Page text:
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Multi-platform LonTalk™ Protocol Stack
Interoperability of systems has been taken to a new level with GadgetStack™, the multi-platform LonTalk® protocol that allows any host processor to support LonWorks®.
Interoperability of systems has been taken to a new level with GadgetStack™, the multi-platform LonTalk® protocol that allows any host processor to support LonWorks®. GadgetStack is a software implementation of the ANSI 709.1 Control Network Protocol Specification, the protocol also used by LonWorks devices. GadgetStack is interoperable with the built-in ANSI 709.1 implementation contained in Echelon's Neuron® Chips. It allows designers to implement interoperable nodes on the target microprocessor of their choice.
GadgetStack is a LonWorks network interface solution that is more flexible and costs less than current solutions on the market. In addition it takes advantage of higher speed channels (Ethernet) and higher speed processors for data and bandwidth consolidation. Coupled with a Driver Chip, GadgetStack provides the link to move data between a PC and a LonWorks network, allowing a LonWorks network to be added to an existing PC/AT bus system.
Adept Systems was selected by Echelon to develop the Reference Implementation of the Neuron processor because of their in-depth knowledge of the LonTalk protocol. The company first authored an implementation of the ANSI/EIA 709.1 protocol as part of the specification process. Originally written for the Motorola MPC68360, the stack has since been ported to many desktop platforms.
"Since developing our first reference implementation of EIA 709.1, we have received a tremendous amount of interest for a highly portable version," said Dr. Samuel M. Smith, President of Adept Systems.
GadgetStack is a software implementation of the EIA 709.1 Control Network Protocol Specification, the protocol used by LonWorks devices. GadgetStack is interoperable with the built in EIA 709.1 implementation contained in Neuron Chips and allows designers to implement interoperable nodes on the target microprocessor of their choice. The goal behind the development of the GadgetStack software was to provide highly portable cross platform implementation of the EIA 709.1 standard protocol. Adept first authored, under contract to Echelon Corp., the C Reference Implementation of the LonTalk protocol on the Motorola MPC68360. This C Reference Implementation became the basis for the EIA 709.1 standard protocol.
Adept has since developed performance enhanced implementation and ported it to "little endian" platforms such as Intel processors running Windows or Linux. Adept has developed a version of the stack for NASA and general aviation following the RTCA/DO 178B guidelines. Also under development is an ActiveX component that will allow developers easy access to the GadgetStack protocol using their favorite Windows IDE. Planned ports include real time operating systems such as QNX and other operating systems and microprocessor platforms such as MacOS/PPC.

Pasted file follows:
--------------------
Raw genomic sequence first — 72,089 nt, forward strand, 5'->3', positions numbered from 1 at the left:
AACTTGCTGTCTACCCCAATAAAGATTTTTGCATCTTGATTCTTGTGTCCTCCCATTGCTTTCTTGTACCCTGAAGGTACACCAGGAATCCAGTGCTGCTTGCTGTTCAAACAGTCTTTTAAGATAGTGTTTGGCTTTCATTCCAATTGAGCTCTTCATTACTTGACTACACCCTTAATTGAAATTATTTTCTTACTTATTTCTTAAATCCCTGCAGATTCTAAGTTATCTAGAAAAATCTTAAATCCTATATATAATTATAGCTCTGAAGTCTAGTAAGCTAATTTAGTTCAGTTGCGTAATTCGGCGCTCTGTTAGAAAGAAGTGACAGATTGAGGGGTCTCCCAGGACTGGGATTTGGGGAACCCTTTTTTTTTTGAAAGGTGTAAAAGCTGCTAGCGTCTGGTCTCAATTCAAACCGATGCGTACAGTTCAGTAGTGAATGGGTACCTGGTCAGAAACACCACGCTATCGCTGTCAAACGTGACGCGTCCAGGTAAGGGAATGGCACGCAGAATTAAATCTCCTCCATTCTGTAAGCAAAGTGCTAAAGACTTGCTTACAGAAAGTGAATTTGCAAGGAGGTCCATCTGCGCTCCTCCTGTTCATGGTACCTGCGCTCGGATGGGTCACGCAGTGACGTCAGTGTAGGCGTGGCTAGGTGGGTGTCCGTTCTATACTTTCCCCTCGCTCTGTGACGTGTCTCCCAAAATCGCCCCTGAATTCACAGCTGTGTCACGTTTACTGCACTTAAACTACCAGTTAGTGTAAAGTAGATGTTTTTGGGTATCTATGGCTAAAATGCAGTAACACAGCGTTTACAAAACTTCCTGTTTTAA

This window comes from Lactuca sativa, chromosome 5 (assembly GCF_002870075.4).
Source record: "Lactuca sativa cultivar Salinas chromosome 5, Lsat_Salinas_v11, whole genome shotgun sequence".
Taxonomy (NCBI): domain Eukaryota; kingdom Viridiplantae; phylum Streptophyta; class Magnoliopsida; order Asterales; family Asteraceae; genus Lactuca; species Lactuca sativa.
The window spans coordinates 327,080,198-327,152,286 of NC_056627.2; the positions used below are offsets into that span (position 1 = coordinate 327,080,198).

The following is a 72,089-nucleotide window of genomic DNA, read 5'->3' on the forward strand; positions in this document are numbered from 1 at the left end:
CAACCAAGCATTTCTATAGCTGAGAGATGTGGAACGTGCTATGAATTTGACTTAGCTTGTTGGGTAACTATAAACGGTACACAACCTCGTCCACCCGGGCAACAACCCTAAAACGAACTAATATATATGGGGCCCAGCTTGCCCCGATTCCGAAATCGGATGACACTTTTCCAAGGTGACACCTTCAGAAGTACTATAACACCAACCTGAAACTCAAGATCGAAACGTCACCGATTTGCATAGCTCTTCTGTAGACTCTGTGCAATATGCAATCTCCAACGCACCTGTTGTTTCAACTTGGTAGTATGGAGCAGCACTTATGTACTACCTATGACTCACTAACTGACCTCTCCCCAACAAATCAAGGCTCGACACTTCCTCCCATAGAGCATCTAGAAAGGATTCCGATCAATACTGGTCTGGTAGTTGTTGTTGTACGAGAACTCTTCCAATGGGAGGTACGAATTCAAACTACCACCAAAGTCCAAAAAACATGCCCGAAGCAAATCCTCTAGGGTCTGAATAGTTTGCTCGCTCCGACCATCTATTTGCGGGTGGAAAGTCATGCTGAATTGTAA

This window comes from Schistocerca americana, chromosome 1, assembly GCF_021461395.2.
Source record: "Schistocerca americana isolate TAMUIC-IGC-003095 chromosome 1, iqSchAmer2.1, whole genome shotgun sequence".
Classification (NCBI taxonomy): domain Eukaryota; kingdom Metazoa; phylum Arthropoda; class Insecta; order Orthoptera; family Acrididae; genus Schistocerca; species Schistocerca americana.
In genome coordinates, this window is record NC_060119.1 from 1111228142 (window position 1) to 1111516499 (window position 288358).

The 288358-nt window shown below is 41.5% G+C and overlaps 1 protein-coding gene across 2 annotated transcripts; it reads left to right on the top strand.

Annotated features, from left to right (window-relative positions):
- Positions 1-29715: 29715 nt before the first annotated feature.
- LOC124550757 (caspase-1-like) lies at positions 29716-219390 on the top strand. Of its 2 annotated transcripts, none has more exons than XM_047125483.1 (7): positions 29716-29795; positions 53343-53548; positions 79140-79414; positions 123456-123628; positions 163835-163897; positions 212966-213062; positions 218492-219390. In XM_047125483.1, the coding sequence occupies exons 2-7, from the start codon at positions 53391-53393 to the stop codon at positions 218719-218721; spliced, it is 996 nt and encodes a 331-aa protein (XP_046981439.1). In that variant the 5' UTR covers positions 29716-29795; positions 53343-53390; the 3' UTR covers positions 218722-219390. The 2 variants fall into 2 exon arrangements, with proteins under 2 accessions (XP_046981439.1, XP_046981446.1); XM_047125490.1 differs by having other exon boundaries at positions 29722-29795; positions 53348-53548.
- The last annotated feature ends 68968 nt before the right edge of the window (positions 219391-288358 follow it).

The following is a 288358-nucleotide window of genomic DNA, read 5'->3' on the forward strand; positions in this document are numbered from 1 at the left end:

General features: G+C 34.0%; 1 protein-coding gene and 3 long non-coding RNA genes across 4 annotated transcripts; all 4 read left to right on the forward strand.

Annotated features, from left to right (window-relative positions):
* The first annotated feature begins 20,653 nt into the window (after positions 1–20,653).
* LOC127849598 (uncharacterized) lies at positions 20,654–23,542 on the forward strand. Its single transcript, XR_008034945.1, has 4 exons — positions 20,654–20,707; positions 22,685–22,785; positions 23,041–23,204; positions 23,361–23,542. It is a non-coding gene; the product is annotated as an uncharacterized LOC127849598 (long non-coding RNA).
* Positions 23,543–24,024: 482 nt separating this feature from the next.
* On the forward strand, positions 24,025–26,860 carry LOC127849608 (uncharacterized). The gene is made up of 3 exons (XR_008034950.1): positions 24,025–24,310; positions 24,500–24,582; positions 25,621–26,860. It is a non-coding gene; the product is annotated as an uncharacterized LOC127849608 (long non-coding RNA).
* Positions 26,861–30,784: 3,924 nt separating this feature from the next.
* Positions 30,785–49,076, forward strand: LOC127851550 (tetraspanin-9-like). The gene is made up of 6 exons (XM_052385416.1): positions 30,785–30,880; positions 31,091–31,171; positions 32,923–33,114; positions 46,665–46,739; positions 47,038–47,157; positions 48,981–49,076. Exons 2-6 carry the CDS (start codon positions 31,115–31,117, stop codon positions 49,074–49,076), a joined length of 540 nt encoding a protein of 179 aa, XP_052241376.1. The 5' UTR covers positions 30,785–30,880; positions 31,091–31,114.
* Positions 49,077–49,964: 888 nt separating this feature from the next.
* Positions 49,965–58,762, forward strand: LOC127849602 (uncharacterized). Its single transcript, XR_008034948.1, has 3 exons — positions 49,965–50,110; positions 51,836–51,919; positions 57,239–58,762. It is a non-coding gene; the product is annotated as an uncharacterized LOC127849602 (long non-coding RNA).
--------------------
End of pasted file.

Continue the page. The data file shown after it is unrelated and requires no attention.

The GadgetStack protocol stack is written in "C". The C language API is designed to mimic the Neuron C API. Because the stack is not limited by the size of the Neuron chip's memory map, developers are able to tailor node memory requirements to their needs. Adept has added a 4th generation scripting language API using Python. This is also highly portable. The Python API makes it easy to rapidly develop complex applications and user interfaces such as embedded network management tools or self-installation tools. Other languages and development environments can be supported as well.
Since most computing platforms do not provide hardware support for the EIA 709.1 physical layer, the GadgetStack uses the ubiquitous Ethernet interface to connect to the outside world. An IP to LonTalk router provides the physical layer interface to LonTalk. EIA 709.1 packets are tunneled over IP/Ethernet to the router. In essence, Ethernet transports packets from the link layer of the EIA 709.1 stack running on the host to the EIA 709.1 physical layer running on the LonTalk side of the router. This arrangement provides the highest degree of platform independence and portability. Virtually any platform with an IP stack and Ethernet interface can support the GadgetStack. In the future, as non-Neuron hardware implementations of the EIA 709.1 physical layer become available, Adept plans to provide support for GadgetStack to interface directly to these devices.
Figure 1 shows the generic architecture for the Gadget Stack implementation. In Figure 2 is shown the Python/Windows implementation. This includes GUI based on the open source WxWindows code. A similar approach is being used for Python/Linux and could by used for any platform that supports both Python and IP such as MacOS and QNX. The GadgetStack can support multiple stacks running on one host or multiple hosts. Figure 3 shows how this is done in Linux using a proxy server. Finally in Figure 4 is shown the architecture for an ActiveX control using Visual Basic. A similar arrangement can be supported for Visual C.
One of the first applications for the GadgetStack is a set of network management tools to install and configure dependable topology and self healing networks for survivable Naval shipboard automation infrastructure. Other applications include autonomous vehicle monitoring and control systems, and embedded self-installation tools.
Parties interested in developing ports for other microprocessor targets or operating systems are encouraged to contact us.
Adept Systems www.adeptsystemsinc.com
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